A lecture by Jill Shefrin on the reading book of Silvia Cole from 1719.  Sadly I can find no images to accompany this report.  I wish that this charming book would be scanned and made available.  It may be the oldest surviving children’s book in the English language.  The original is now held at Lilly University.

The earliest known books published for children in English are dated to the 1740s, 1750s.  Let’s suppose that 50% of the material survived in some form or another.  So we know children owned books.  Evidence they read these curiosities is thin on the ground.  Our history of literacy is dominated on the literacy of boys and literacy through schools that girls did not attend.  We might get a different perspective if we assume that literacy went without comment among upper class girls because it was commonplace.

Silvia Cole’s book, which I think is preserved in the Jane Johnson collection at Lilly University in Indiana (I haven’t confirmed the reference from their online catalogue).  It is a little hand-made book of 63 pages.  It records her voyage from Holland to London, from her merchant parents to her uncle’s house.  The book mentions the street-sellers of her neighbourhood.  She is accompanied by household members Jack and Isabel to see the building of her uncle’s new house.  When she reads blackamores blow trumpets and play drums because she reads so well.  Pictures are sketched on every page with the words, painted in water colours.  A member of the middle-class Cole household made this book for Silvia.  Somebody preserved it after her lifetime until it was added to a collection.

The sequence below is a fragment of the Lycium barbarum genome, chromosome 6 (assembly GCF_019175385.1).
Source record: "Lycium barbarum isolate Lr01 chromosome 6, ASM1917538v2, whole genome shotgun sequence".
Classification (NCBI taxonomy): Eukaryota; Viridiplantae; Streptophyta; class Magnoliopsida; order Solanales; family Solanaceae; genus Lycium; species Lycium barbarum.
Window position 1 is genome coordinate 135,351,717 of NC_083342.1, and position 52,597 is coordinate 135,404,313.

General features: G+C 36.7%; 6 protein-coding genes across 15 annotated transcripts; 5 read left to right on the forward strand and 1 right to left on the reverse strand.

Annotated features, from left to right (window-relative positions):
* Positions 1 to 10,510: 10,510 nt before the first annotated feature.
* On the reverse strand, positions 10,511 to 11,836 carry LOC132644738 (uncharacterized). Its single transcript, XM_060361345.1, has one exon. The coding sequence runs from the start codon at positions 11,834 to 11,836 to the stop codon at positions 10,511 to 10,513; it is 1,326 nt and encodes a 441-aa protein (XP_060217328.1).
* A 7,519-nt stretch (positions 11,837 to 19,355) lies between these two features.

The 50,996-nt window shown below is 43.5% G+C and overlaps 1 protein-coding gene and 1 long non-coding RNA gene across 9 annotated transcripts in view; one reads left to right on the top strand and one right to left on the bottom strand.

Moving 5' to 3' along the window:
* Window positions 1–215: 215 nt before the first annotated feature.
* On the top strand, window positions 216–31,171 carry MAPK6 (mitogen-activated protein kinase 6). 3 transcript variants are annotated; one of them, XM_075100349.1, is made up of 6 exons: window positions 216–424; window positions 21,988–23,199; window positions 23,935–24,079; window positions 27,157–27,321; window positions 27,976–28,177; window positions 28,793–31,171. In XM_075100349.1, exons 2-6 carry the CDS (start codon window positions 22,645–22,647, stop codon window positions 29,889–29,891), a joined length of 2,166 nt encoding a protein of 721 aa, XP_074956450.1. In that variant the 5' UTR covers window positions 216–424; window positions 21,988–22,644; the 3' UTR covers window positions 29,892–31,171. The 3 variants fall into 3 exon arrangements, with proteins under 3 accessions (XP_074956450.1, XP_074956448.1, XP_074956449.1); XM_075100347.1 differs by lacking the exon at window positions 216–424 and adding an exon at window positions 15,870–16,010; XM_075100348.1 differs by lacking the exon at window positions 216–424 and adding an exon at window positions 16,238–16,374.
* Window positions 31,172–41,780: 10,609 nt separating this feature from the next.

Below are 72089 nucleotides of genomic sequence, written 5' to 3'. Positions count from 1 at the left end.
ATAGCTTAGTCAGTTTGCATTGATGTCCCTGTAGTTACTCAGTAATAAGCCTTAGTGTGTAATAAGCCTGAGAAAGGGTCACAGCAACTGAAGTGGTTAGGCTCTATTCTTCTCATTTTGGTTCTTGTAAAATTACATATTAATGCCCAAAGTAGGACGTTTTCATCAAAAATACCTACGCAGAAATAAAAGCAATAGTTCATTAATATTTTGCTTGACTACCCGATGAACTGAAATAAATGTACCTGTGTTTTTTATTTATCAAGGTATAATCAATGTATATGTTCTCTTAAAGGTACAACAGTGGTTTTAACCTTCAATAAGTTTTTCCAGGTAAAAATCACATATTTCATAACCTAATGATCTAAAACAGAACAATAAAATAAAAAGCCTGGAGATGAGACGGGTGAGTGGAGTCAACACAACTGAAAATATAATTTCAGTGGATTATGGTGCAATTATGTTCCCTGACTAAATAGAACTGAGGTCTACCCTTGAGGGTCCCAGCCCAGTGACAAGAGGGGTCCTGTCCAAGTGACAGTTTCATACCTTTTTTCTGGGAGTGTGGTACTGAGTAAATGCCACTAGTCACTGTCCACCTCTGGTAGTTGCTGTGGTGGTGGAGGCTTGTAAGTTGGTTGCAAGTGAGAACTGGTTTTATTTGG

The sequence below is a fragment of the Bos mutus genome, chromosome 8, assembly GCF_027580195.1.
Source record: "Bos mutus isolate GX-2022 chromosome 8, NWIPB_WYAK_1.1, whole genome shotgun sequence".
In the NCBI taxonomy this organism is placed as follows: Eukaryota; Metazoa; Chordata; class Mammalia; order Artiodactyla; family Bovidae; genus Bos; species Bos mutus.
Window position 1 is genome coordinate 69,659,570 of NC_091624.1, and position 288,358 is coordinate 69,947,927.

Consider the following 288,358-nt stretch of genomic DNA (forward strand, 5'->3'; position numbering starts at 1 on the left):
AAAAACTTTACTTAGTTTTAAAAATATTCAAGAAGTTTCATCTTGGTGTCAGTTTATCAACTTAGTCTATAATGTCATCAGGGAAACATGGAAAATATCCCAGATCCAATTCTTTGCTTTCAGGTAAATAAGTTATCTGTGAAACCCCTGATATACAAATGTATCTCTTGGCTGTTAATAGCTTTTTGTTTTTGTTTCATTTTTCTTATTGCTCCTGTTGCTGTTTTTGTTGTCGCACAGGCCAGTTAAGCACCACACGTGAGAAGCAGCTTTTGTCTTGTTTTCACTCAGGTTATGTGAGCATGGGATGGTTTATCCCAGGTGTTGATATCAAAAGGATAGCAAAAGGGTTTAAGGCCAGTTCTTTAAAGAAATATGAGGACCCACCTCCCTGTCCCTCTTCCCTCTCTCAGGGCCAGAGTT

Imagine if reading was uncommon.  A parent, usually the mother would teach a child her letters from a horn-book.  A citizen needed to read the oath of loyalty to the Hannoverian kings.  Silvia Cole’s book includes her attending the celebration of the Hannoverian succession on the 1st of August.  It could have been that little books made for children like this one was not unusual.  For the most part these things are lost or discarded as a person matures.  This one survived because people valued it.

The Reading Lesson by Nicholas-Bernard Lepicie, from the Wallace Collection, London

The Reading Lesson by Nicholas-Bernard Lepicie, from the Wallace Collection, London